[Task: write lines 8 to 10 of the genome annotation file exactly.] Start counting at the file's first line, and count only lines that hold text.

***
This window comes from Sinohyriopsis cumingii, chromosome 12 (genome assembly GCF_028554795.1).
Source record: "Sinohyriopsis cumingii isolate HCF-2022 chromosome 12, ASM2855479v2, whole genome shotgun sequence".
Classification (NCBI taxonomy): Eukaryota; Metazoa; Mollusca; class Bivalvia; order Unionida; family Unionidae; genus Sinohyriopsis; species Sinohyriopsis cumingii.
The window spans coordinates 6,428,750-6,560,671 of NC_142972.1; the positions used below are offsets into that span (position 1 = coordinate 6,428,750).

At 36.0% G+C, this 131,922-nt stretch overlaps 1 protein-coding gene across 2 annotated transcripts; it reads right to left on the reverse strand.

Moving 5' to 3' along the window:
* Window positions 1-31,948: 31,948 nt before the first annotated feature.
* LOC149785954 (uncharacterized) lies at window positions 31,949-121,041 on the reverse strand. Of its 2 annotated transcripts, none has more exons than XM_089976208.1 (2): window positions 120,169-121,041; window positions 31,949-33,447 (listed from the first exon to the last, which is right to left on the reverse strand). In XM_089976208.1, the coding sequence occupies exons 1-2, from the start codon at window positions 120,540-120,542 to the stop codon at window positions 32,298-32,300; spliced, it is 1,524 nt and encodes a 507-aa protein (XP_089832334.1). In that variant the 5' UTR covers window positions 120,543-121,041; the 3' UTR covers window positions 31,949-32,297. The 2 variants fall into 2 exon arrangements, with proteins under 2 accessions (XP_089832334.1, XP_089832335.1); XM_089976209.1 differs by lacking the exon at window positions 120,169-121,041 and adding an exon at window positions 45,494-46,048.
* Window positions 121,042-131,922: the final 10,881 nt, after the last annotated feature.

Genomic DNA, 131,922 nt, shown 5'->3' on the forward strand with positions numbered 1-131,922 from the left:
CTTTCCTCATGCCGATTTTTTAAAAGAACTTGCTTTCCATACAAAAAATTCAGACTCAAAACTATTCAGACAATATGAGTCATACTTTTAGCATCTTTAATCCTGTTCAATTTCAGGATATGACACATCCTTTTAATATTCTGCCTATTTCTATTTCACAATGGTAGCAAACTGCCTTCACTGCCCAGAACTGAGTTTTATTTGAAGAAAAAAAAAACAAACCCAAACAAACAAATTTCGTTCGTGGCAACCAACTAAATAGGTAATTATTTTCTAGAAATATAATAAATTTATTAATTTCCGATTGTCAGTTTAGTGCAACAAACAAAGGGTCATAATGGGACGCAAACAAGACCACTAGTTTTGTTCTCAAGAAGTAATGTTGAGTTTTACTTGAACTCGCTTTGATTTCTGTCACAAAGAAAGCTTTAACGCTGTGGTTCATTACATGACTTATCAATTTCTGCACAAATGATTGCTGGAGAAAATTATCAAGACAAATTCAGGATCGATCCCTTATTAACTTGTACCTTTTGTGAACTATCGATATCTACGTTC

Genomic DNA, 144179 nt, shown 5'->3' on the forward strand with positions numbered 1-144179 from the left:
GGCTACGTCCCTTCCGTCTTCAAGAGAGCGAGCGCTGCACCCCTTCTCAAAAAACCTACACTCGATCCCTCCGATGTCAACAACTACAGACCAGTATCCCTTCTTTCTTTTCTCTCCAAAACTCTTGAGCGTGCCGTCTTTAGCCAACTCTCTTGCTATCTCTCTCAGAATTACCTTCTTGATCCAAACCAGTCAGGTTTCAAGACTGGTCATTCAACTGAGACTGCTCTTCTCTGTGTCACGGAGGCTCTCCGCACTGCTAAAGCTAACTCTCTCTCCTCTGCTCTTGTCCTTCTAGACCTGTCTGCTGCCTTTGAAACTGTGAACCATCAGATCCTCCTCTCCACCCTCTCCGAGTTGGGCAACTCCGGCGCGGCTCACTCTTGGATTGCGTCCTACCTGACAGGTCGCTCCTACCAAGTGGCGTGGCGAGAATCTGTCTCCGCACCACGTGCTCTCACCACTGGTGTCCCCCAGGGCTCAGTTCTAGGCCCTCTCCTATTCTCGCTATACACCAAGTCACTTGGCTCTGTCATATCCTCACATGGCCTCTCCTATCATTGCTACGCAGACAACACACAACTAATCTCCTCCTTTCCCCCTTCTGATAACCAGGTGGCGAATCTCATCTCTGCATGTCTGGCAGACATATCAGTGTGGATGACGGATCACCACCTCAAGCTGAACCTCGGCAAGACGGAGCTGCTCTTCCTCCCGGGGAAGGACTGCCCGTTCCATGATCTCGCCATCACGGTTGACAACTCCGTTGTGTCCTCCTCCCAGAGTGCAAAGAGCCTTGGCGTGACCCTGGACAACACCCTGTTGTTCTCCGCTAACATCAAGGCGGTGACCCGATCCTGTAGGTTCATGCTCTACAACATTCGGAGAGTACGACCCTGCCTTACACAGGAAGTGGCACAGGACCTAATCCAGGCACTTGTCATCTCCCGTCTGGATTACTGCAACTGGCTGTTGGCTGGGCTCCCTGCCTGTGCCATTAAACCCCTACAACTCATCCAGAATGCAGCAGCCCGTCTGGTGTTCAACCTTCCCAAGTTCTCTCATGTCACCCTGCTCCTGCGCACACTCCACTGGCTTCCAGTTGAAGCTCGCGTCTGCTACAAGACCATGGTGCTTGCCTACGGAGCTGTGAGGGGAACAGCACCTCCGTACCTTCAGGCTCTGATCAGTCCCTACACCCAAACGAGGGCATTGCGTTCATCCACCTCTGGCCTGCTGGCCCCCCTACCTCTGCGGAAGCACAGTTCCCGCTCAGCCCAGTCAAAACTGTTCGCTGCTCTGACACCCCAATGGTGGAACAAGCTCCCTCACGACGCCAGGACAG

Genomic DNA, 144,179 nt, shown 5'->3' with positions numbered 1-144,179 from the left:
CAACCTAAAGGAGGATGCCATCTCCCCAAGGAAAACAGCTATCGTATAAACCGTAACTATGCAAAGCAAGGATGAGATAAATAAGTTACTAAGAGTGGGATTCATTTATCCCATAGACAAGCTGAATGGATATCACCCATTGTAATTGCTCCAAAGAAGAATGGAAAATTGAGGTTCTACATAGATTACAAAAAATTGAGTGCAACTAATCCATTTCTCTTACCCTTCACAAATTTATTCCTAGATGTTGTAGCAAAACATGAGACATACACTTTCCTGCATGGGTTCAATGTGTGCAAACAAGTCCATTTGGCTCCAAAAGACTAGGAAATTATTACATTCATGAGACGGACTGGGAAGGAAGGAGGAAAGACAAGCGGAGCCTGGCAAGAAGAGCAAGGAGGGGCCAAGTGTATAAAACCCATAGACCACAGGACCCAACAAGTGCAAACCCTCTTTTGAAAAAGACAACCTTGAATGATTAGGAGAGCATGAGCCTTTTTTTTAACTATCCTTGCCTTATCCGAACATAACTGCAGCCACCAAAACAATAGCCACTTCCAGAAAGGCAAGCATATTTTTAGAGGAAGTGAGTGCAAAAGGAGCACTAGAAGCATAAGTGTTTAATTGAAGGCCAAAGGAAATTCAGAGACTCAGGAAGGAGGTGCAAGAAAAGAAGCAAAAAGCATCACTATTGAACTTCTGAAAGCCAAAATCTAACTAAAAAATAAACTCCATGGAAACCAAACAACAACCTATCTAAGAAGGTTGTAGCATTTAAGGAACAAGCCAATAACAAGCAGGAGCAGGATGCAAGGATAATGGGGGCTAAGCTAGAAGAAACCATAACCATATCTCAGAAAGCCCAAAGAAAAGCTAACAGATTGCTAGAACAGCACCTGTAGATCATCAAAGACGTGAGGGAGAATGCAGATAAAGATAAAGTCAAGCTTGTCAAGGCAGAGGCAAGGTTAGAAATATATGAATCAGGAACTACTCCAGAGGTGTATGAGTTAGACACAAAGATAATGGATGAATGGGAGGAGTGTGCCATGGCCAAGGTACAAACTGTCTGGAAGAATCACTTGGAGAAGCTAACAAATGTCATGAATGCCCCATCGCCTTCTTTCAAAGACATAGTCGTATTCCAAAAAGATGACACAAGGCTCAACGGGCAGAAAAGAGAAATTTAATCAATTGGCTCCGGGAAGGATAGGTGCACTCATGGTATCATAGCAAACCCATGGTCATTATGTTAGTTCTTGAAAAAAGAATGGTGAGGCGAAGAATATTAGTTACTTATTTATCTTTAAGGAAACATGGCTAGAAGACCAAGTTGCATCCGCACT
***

* LOC149785954 (uncharacterized) lies at window positions 31,949-121,041 on the reverse strand. Of its 2 annotated transcripts, none has more exons than XM_089976208.1 (2): window positions 120,169-121,041; window positions 31,949-33,447 (listed from the first exon to the last, which is right to left on the reverse strand). In XM_089976208.1, the coding sequence occupies exons 1-2, from the start codon at window positions 120,540-120,542 to the stop codon at window positions 32,298-32,300; spliced, it is 1,524 nt and encodes a 507-aa protein (XP_089832334.1). In that variant the 5' UTR covers window positions 120,543-121,041; the 3' UTR covers window positions 31,949-32,297. The 2 variants fall into 2 exon arrangements, with proteins under 2 accessions (XP_089832334.1, XP_089832335.1); XM_089976209.1 differs by lacking the exon at window positions 120,169-121,041 and adding an exon at window positions 45,494-46,048.
* Window positions 121,042-131,922: the final 10,881 nt, after the last annotated feature.

Genomic DNA, 131,922 nt, shown 5'->3' on the forward strand with positions numbered 1-131,922 from the left: